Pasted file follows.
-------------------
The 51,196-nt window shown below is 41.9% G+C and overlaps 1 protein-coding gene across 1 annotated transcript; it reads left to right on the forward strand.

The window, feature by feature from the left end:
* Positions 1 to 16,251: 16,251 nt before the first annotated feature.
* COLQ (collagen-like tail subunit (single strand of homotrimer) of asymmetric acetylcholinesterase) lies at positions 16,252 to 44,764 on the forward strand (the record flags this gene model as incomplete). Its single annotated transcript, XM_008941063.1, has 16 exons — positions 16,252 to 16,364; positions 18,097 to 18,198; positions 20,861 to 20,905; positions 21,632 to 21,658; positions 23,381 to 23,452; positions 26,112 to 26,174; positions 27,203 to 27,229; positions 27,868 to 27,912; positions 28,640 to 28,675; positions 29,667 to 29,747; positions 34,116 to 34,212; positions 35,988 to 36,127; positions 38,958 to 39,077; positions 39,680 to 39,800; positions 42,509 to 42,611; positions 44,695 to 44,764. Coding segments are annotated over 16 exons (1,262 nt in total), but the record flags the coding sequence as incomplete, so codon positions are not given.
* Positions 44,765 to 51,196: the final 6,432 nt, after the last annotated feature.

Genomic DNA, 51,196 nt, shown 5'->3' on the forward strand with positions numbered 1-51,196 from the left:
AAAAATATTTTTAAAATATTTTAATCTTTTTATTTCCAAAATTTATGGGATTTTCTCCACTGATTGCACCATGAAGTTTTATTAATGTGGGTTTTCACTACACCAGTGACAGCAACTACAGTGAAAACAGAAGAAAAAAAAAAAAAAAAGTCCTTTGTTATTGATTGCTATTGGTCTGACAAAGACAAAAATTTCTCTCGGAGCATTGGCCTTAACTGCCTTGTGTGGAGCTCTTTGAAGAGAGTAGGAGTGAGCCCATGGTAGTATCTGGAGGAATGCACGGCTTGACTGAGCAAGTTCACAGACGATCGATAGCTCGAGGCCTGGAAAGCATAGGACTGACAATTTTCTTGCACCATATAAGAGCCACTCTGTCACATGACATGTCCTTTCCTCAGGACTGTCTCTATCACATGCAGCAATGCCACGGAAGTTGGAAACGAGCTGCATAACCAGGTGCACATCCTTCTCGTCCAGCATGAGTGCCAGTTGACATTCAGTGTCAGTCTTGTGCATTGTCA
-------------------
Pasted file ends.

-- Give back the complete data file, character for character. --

The 51,196-nt window shown below is 41.9% G+C and overlaps 1 protein-coding gene across 1 annotated transcript; it reads left to right on the forward strand.

The window, feature by feature from the left end:
* Positions 1 to 16,251: 16,251 nt before the first annotated feature.
* COLQ (collagen-like tail subunit (single strand of homotrimer) of asymmetric acetylcholinesterase) lies at positions 16,252 to 44,764 on the forward strand (the record flags this gene model as incomplete). Its single annotated transcript, XM_008941063.1, has 16 exons — positions 16,252 to 16,364; positions 18,097 to 18,198; positions 20,861 to 20,905; positions 21,632 to 21,658; positions 23,381 to 23,452; positions 26,112 to 26,174; positions 27,203 to 27,229; positions 27,868 to 27,912; positions 28,640 to 28,675; positions 29,667 to 29,747; positions 34,116 to 34,212; positions 35,988 to 36,127; positions 38,958 to 39,077; positions 39,680 to 39,800; positions 42,509 to 42,611; positions 44,695 to 44,764. Coding segments are annotated over 16 exons (1,262 nt in total), but the record flags the coding sequence as incomplete, so codon positions are not given.
* Positions 44,765 to 51,196: the final 6,432 nt, after the last annotated feature.

Genomic DNA, 51,196 nt, shown 5'->3' on the forward strand with positions numbered 1-51,196 from the left:
AAAAATATTTTTAAAATATTTTAATCTTTTTATTTCCAAAATTTATGGGATTTTCTCCACTGATTGCACCATGAAGTTTTATTAATGTGGGTTTTCACTACACCAGTGACAGCAACTACAGTGAAAACAGAAGAAAAAAAAAAAAAAAAGTCCTTTGTTATTGATTGCTATTGGTCTGACAAAGACAAAAATTTCTCTCGGAGCATTGGCCTTAACTGCCTTGTGTGGAGCTCTTTGAAGAGAGTAGGAGTGAGCCCATGGTAGTATCTGGAGGAATGCACGGCTTGACTGAGCAAGTTCACAGACGATCGATAGCTCGAGGCCTGGAAAGCATAGGACTGACAATTTTCTTGCACCATATAAGAGCCACTCTGTCACATGACATGTCCTTTCCTCAGGACTGTCTCTATCACATGCAGCAATGCCACGGAAGTTGGAAACGAGCTGCATAACCAGGTGCACATCCTTCTCGTCCAGCATGAGTGCCAGTTGACATTCAGTGTCAGTCTTGTGCATTGTCA